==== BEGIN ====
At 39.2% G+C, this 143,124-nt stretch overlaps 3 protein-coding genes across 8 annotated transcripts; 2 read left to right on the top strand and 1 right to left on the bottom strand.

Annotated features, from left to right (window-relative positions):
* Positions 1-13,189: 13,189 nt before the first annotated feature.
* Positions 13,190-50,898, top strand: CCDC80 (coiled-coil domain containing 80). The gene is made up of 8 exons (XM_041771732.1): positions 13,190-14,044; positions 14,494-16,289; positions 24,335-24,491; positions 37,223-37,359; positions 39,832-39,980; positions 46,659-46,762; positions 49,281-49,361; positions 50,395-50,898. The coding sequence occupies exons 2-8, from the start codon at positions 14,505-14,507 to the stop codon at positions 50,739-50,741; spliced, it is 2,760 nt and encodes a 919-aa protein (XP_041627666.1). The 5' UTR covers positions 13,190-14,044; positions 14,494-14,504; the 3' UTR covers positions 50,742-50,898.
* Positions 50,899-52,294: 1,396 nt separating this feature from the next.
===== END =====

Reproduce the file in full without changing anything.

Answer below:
At 39.2% G+C, this 143,124-nt stretch overlaps 3 protein-coding genes across 8 annotated transcripts; 2 read left to right on the top strand and 1 right to left on the bottom strand.

Annotated features, from left to right (window-relative positions):
* Positions 1-13,189: 13,189 nt before the first annotated feature.
* Positions 13,190-50,898, top strand: CCDC80 (coiled-coil domain containing 80). The gene is made up of 8 exons (XM_041771732.1): positions 13,190-14,044; positions 14,494-16,289; positions 24,335-24,491; positions 37,223-37,359; positions 39,832-39,980; positions 46,659-46,762; positions 49,281-49,361; positions 50,395-50,898. The coding sequence occupies exons 2-8, from the start codon at positions 14,505-14,507 to the stop codon at positions 50,739-50,741; spliced, it is 2,760 nt and encodes a 919-aa protein (XP_041627666.1). The 5' UTR covers positions 13,190-14,044; positions 14,494-14,504; the 3' UTR covers positions 50,742-50,898.
* Positions 50,899-52,294: 1,396 nt separating this feature from the next.